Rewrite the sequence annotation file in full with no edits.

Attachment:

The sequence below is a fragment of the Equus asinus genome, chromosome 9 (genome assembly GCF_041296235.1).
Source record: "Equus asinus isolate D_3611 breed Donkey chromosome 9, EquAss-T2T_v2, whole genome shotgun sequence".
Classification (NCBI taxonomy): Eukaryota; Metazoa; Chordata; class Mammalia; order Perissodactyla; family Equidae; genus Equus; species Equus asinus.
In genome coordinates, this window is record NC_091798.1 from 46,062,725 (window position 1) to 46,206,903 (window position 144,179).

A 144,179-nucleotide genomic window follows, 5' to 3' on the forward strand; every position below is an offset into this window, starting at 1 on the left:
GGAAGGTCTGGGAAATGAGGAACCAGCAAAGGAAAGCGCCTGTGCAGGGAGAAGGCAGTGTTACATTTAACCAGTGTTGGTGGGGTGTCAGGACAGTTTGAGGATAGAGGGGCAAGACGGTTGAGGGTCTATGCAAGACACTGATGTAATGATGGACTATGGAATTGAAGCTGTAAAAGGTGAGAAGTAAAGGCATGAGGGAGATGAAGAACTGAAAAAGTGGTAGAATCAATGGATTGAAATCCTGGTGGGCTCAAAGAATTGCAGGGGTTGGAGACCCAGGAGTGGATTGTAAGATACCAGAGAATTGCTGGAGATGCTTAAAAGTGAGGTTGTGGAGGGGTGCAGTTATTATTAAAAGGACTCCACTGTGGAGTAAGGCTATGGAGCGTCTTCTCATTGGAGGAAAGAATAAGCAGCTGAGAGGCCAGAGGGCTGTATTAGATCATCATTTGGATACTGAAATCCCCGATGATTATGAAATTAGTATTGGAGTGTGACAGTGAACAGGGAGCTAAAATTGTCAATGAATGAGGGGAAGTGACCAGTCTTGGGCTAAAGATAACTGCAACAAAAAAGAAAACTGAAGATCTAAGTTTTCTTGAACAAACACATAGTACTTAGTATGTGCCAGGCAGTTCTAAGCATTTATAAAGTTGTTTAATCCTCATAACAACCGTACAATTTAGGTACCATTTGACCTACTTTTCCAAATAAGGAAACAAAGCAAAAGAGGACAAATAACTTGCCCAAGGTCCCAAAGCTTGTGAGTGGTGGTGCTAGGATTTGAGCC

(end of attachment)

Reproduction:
The sequence below is a fragment of the Equus asinus genome, chromosome 9 (genome assembly GCF_041296235.1).
Source record: "Equus asinus isolate D_3611 breed Donkey chromosome 9, EquAss-T2T_v2, whole genome shotgun sequence".
Classification (NCBI taxonomy): Eukaryota; Metazoa; Chordata; class Mammalia; order Perissodactyla; family Equidae; genus Equus; species Equus asinus.
In genome coordinates, this window is record NC_091798.1 from 46,062,725 (window position 1) to 46,206,903 (window position 144,179).

A 144,179-nucleotide genomic window follows, 5' to 3' on the forward strand; every position below is an offset into this window, starting at 1 on the left:
GGAAGGTCTGGGAAATGAGGAACCAGCAAAGGAAAGCGCCTGTGCAGGGAGAAGGCAGTGTTACATTTAACCAGTGTTGGTGGGGTGTCAGGACAGTTTGAGGATAGAGGGGCAAGACGGTTGAGGGTCTATGCAAGACACTGATGTAATGATGGACTATGGAATTGAAGCTGTAAAAGGTGAGAAGTAAAGGCATGAGGGAGATGAAGAACTGAAAAAGTGGTAGAATCAATGGATTGAAATCCTGGTGGGCTCAAAGAATTGCAGGGGTTGGAGACCCAGGAGTGGATTGTAAGATACCAGAGAATTGCTGGAGATGCTTAAAAGTGAGGTTGTGGAGGGGTGCAGTTATTATTAAAAGGACTCCACTGTGGAGTAAGGCTATGGAGCGTCTTCTCATTGGAGGAAAGAATAAGCAGCTGAGAGGCCAGAGGGCTGTATTAGATCATCATTTGGATACTGAAATCCCCGATGATTATGAAATTAGTATTGGAGTGTGACAGTGAACAGGGAGCTAAAATTGTCAATGAATGAGGGGAAGTGACCAGTCTTGGGCTAAAGATAACTGCAACAAAAAAGAAAACTGAAGATCTAAGTTTTCTTGAACAAACACATAGTACTTAGTATGTGCCAGGCAGTTCTAAGCATTTATAAAGTTGTTTAATCCTCATAACAACCGTACAATTTAGGTACCATTTGACCTACTTTTCCAAATAAGGAAACAAAGCAAAAGAGGACAAATAACTTGCCCAAGGTCCCAAAGCTTGTGAGTGGTGGTGCTAGGATTTGAGCC